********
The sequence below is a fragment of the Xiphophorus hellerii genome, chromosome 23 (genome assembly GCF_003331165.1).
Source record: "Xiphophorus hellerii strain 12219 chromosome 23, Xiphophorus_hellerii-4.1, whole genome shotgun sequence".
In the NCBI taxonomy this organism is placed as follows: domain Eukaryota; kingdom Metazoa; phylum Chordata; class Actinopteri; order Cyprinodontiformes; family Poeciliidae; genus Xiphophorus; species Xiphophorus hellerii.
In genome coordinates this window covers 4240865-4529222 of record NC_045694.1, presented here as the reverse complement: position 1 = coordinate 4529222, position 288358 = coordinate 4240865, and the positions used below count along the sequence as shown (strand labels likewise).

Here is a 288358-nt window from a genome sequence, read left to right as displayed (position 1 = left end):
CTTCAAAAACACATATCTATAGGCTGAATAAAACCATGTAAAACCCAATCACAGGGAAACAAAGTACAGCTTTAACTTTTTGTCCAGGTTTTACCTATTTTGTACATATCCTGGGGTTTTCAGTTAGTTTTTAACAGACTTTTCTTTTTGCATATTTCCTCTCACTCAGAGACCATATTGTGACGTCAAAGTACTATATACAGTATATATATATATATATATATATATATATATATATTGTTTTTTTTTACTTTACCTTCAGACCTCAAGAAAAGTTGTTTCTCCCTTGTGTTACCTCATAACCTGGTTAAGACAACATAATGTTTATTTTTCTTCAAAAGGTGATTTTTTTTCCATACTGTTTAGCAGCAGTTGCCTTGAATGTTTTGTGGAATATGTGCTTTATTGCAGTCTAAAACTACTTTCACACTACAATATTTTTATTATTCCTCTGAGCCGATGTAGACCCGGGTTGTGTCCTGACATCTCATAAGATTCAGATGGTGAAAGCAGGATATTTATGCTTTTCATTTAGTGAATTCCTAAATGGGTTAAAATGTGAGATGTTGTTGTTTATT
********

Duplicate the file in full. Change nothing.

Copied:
The sequence below is a fragment of the Xiphophorus hellerii genome, chromosome 23 (genome assembly GCF_003331165.1).
Source record: "Xiphophorus hellerii strain 12219 chromosome 23, Xiphophorus_hellerii-4.1, whole genome shotgun sequence".
In the NCBI taxonomy this organism is placed as follows: domain Eukaryota; kingdom Metazoa; phylum Chordata; class Actinopteri; order Cyprinodontiformes; family Poeciliidae; genus Xiphophorus; species Xiphophorus hellerii.
In genome coordinates this window covers 4240865-4529222 of record NC_045694.1, presented here as the reverse complement: position 1 = coordinate 4529222, position 288358 = coordinate 4240865, and the positions used below count along the sequence as shown (strand labels likewise).

Here is a 288358-nt window from a genome sequence, read left to right as displayed (position 1 = left end):
CTTCAAAAACACATATCTATAGGCTGAATAAAACCATGTAAAACCCAATCACAGGGAAACAAAGTACAGCTTTAACTTTTTGTCCAGGTTTTACCTATTTTGTACATATCCTGGGGTTTTCAGTTAGTTTTTAACAGACTTTTCTTTTTGCATATTTCCTCTCACTCAGAGACCATATTGTGACGTCAAAGTACTATATACAGTATATATATATATATATATATATATATATATATATTGTTTTTTTTTACTTTACCTTCAGACCTCAAGAAAAGTTGTTTCTCCCTTGTGTTACCTCATAACCTGGTTAAGACAACATAATGTTTATTTTTCTTCAAAAGGTGATTTTTTTTCCATACTGTTTAGCAGCAGTTGCCTTGAATGTTTTGTGGAATATGTGCTTTATTGCAGTCTAAAACTACTTTCACACTACAATATTTTTATTATTCCTCTGAGCCGATGTAGACCCGGGTTGTGTCCTGACATCTCATAAGATTCAGATGGTGAAAGCAGGATATTTATGCTTTTCATTTAGTGAATTCCTAAATGGGTTAAAATGTGAGATGTTGTTGTTTATT